Self-Awareness and the Hero’s Journey can be some of the pieces in your ‘becoming an Authentic Leader’ puzzle. Through coaching dozens of successful leaders who are in search of their ‘What’s Next’, or their greater contribution, I see them become more in touch with themselves. They become more inspiring, more courageous and more vulnerable – leading them into their authentic self and realizing deeper fulfillment and gratification in their work. Over the next few weeks we’ll talk about the elements of Authentic Leadership. I invite you to explore with me.
From my professional experience, employees at all organizational levels seek meaning and fulfillment at work. And most are willing to work hard and give their all for authentic, trustworthy leaders.
Authenticity has become the gold standard for leadership. But a simplistic understanding of what it means can hinder your growth and limit your impact.
– Herminia Ibarra, The Authenticity Paradox, Harvard Business Review, January 2015
People are neither easily fooled nor quick to offer their loyalty, which explains why inauthentic leaders struggle to hire and retain exceptional staffers. Direct reports do not feel compelled to be engaged.
In the professional leadership coaching I do, I hear many stories about the lack of authentic leaders and managers everywhere. And I see how much inauthenticity contributes to the disengagement of employees, lack of a trust culture, and generally lack luster results. In fact, it is a great inspiration and delight when I encounter authentic leaders who are dedicated to making a difference.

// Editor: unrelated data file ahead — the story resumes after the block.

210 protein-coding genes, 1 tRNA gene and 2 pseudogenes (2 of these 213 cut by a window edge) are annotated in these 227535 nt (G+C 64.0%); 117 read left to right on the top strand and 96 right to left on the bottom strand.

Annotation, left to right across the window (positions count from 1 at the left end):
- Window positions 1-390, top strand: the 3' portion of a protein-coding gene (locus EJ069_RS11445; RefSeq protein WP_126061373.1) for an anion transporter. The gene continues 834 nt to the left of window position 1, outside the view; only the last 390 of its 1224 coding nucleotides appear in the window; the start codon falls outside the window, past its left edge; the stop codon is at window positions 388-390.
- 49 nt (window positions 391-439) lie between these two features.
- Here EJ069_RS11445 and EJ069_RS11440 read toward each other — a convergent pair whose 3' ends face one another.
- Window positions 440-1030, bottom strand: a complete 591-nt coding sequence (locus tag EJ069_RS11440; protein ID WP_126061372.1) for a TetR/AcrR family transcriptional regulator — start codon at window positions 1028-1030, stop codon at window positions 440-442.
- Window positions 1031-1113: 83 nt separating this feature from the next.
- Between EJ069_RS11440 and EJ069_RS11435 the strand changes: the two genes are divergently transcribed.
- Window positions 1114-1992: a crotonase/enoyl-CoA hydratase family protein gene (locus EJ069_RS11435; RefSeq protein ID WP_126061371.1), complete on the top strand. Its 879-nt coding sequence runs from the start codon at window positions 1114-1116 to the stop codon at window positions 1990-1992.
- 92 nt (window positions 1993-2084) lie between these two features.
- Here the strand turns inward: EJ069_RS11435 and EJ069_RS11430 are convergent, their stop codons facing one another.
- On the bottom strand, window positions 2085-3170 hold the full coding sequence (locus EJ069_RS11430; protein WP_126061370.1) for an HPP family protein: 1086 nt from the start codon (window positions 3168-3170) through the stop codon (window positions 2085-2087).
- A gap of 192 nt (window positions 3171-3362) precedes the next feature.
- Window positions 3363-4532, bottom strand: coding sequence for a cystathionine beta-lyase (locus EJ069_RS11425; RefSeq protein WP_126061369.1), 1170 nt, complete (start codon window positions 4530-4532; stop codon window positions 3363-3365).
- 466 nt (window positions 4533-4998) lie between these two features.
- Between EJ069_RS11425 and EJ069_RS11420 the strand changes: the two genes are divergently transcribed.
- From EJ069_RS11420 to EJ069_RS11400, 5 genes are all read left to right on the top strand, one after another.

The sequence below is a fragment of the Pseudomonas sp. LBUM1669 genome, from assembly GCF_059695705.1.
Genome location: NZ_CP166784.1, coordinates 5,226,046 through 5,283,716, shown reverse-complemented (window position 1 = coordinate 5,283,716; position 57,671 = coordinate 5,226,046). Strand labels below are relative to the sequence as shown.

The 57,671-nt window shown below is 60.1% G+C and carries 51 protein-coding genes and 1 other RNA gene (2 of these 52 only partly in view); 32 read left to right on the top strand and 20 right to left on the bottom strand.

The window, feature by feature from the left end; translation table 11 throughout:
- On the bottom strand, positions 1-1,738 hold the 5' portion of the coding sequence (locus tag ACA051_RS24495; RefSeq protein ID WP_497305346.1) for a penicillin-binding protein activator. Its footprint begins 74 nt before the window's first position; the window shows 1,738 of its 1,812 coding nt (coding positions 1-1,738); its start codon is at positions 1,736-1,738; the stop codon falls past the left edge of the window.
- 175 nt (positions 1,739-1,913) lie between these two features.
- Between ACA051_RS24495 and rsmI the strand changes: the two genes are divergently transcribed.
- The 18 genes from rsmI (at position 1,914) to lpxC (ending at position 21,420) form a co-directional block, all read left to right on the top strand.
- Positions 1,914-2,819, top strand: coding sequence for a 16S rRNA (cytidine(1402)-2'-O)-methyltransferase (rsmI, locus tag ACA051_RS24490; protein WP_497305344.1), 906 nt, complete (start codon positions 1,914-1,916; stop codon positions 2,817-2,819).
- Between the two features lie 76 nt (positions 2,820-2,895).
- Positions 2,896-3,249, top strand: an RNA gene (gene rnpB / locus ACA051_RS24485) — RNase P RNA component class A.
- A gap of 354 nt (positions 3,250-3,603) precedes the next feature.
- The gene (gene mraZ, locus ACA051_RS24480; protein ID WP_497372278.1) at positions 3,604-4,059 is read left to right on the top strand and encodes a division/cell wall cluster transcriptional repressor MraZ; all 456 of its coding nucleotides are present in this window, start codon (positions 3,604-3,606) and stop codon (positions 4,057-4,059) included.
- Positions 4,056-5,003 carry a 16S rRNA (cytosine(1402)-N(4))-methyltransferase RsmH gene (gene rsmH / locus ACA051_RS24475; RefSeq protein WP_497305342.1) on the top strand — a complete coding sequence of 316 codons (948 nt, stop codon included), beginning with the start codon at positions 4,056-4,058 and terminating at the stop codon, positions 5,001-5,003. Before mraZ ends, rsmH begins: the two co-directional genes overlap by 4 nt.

Authentic leaders master three key skills:
- They have a clear vision for where they want to go and formulate sound strategies to get there.
- They exhibit confident vulnerability.
- They inspire others to join them.
To join this elite group of inspired, authentic leaders, you must align your people around a common purpose/vision and a shared set of values. Is ‘Who we are and How we show up’ clear? In order for people to perform at peak levels, leaders need to clearly communicate what is expected of them, and why it’s important.
To become a more authentic leader, it helps to be fluent in your own Signature Strengths – what are your gifts of contribution, what is needed for your gifts to flourish, and what are the triggers that make you vulnerable to the overuse or shadow side of your strengths? No amount of knowledge makes you inspirational if you’re inauthentic.
There’s no shortage of authenticity training for executives. Since 2008, the number of articles on this topic has almost doubled in the business press, including The Wall Street Journal, Forbes, The Economist and the Harvard Business Review.
While virtually every leader has a vague sense of what “authenticity” means, few know how to develop it as a skill or to really BE authentic. To complicate matters, being authentic in today’s rapidly evolving global marketplace can have its share of challenges. As Ibarra points out in her HBR article:
In my research on leadership transitions, I have observed that career advances require all of us to move way beyond our comfort zones. At the same time, however, they trigger a strong countervailing impulse to protect our identities: When we are unsure of ourselves or our ability to perform well or measure up in a new setting, we often retreat to familiar behaviors and styles…
The moments that most challenge our sense of self are those that can teach us the most about leading effectively. By viewing ourselves as works in progress and evolving our professional identities through trial and error, we can develop a personal style that feels right to us and suits our organization’s changing needs.